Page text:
Simple answer: they don’t. I’d love to point out these violations in the rulebook, educating you all, but in this age of transparency NASCAR doesn’t even have one available for public viewing. If I write down the answers (and I’m one of the lucky ones), even if the sanctioning body remains inconsistent you have to trust my responsibility as a journalist instead of looking up the text yourself – a next-step ability in this age of Wikipedia more and more people are expecting to legitimize the sports they watch. Gone are the days when a good ol’ boy family network can run things with an iron fist. Today, that’s a little too “conspiracy theorist” for a sporting audience that’s grown too smart for any secrets.
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That provides the perfect transition for the sport’s biggest whisper train heading into Loudon: drugs. AJ Allmendinger, occupying one of Penske Racing’s prized rides, remains on the sidelines this weekend six days after being “temporarily suspended” for drug use. What, why, how, where? Answers are quick to come in baseball, football or basketball, but require Sherlock Holmes to deconstruct the confusing policies of NASCAR Nation. As we all understand it, Allmendinger tested positive for a stimulant at Kentucky, above acceptable levels and according to NASCAR’s policies, making him an on-track danger to other competitors. Yet the ‘Dinger was not informed of the issue until the day of the race at Daytona, seven days later and ultimately pulled with less than 90 minutes to go before the driver’s meeting. The hasty decision left car owner Penske, an innocent victim, in such a lurch that he literally took substitute Sam Hornish Jr. off a TV stage in North Carolina and flew him in with seconds to spare before the event.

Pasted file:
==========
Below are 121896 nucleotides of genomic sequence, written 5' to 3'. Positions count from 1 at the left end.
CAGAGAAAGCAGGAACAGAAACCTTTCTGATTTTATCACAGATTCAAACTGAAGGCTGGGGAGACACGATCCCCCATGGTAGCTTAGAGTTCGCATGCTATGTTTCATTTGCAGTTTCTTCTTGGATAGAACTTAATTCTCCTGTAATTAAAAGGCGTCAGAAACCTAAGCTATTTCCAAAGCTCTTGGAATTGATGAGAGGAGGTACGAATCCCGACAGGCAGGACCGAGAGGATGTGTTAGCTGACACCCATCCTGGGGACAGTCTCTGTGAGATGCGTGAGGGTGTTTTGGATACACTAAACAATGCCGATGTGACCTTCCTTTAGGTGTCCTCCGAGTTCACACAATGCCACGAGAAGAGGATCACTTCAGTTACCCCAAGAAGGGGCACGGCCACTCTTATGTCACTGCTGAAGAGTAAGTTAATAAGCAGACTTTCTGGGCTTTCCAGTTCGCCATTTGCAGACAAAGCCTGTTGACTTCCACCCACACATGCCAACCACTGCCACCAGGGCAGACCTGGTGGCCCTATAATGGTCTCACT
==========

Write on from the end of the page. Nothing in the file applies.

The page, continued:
Why the lengthy gap between a positive test and the temporary suspension? Common sense tells you Aegis labs wasn’t working on Saturday morning, so that means Allmendinger may have had both qualifying and practice time with NASCAR’s knowledge he had been above elevated levels the week before. But that’s just the tip of the iceberg. A “B” sample test, to be conducted at Allmendinger’s request may take “several days” and ultimately exonerate him from any wrongdoing. In the meantime, “privacy concerns” have kept NASCAR from revealing the actual drug in question while the full results stay pending. All we know is it’s a “stimulant,” which could be one of hundreds of drugs in NASCAR’s policy book that, again, isn’t available for public consumption.
To a point, I understand it. In some other sports, like the NFL, confidentiality agreements can often supersede public knowledge as to the specifics of what a player tested positive for. But at this point, the word “drugs” has dashed Allmendinger’s reputation to the point there’s no recovery (unless a massive public relations apology campaign stays connected to a “B” sample that comes back negative). Adding a specific drug is insult to injury at this point, as the damage, in a sponsor’s eyes and for a garage reputation, has already been done. Which means if the sport still has to go through the process a second time, leaving question as to whether the drug policy was violated, why can’t Allmendinger still be racing, pending appeal? The second you pull him, it’s guilty until proven innocent where the driver is fighting a losing battle to clear his name. And if the “B” sample does come back with a negative result, in opposition to the “A” sample, what does that say about the sport’s testing system as a whole?